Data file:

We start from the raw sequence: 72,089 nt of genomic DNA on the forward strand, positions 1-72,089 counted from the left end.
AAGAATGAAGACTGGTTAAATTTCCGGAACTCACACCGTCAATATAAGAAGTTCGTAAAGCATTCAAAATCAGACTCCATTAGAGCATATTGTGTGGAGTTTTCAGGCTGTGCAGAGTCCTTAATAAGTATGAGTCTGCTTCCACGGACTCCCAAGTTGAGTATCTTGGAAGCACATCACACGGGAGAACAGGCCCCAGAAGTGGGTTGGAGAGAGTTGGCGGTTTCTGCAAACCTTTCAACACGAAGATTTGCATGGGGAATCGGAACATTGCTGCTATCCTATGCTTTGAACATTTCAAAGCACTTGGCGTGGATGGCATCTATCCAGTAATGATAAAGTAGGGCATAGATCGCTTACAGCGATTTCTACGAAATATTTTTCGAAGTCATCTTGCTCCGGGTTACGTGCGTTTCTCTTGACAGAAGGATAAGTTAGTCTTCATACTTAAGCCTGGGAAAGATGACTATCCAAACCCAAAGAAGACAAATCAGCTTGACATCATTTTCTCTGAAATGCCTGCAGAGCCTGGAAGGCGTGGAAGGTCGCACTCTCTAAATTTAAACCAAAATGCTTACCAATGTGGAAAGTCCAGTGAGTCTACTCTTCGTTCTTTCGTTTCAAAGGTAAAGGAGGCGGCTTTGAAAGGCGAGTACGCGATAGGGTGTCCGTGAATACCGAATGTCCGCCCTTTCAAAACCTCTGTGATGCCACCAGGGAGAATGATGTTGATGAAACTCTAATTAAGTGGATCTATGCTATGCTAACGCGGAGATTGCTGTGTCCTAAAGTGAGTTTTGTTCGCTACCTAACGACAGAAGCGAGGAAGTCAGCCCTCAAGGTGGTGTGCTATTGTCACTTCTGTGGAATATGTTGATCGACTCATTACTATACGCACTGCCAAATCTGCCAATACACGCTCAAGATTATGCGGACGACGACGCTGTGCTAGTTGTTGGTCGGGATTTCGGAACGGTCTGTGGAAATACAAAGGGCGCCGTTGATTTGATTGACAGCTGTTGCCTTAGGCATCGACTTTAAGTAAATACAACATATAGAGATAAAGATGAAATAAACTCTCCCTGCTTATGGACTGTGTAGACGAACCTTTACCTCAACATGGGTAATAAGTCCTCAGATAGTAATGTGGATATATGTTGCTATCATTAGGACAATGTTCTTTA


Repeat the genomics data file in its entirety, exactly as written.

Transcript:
We start from the raw sequence: 72,089 nt of genomic DNA on the forward strand, positions 1-72,089 counted from the left end.
AAGAATGAAGACTGGTTAAATTTCCGGAACTCACACCGTCAATATAAGAAGTTCGTAAAGCATTCAAAATCAGACTCCATTAGAGCATATTGTGTGGAGTTTTCAGGCTGTGCAGAGTCCTTAATAAGTATGAGTCTGCTTCCACGGACTCCCAAGTTGAGTATCTTGGAAGCACATCACACGGGAGAACAGGCCCCAGAAGTGGGTTGGAGAGAGTTGGCGGTTTCTGCAAACCTTTCAACACGAAGATTTGCATGGGGAATCGGAACATTGCTGCTATCCTATGCTTTGAACATTTCAAAGCACTTGGCGTGGATGGCATCTATCCAGTAATGATAAAGTAGGGCATAGATCGCTTACAGCGATTTCTACGAAATATTTTTCGAAGTCATCTTGCTCCGGGTTACGTGCGTTTCTCTTGACAGAAGGATAAGTTAGTCTTCATACTTAAGCCTGGGAAAGATGACTATCCAAACCCAAAGAAGACAAATCAGCTTGACATCATTTTCTCTGAAATGCCTGCAGAGCCTGGAAGGCGTGGAAGGTCGCACTCTCTAAATTTAAACCAAAATGCTTACCAATGTGGAAAGTCCAGTGAGTCTACTCTTCGTTCTTTCGTTTCAAAGGTAAAGGAGGCGGCTTTGAAAGGCGAGTACGCGATAGGGTGTCCGTGAATACCGAATGTCCGCCCTTTCAAAACCTCTGTGATGCCACCAGGGAGAATGATGTTGATGAAACTCTAATTAAGTGGATCTATGCTATGCTAACGCGGAGATTGCTGTGTCCTAAAGTGAGTTTTGTTCGCTACCTAACGACAGAAGCGAGGAAGTCAGCCCTCAAGGTGGTGTGCTATTGTCACTTCTGTGGAATATGTTGATCGACTCATTACTATACGCACTGCCAAATCTGCCAATACACGCTCAAGATTATGCGGACGACGACGCTGTGCTAGTTGTTGGTCGGGATTTCGGAACGGTCTGTGGAAATACAAAGGGCGCCGTTGATTTGATTGACAGCTGTTGCCTTAGGCATCGACTTTAAGTAAATACAACATATAGAGATAAAGATGAAATAAACTCTCCCTGCTTATGGACTGTGTAGACGAACCTTTACCTCAACATGGGTAATAAGTCCTCAGATAGTAATGTGGATATATGTTGCTATCATTAGGACAATGTTCTTTA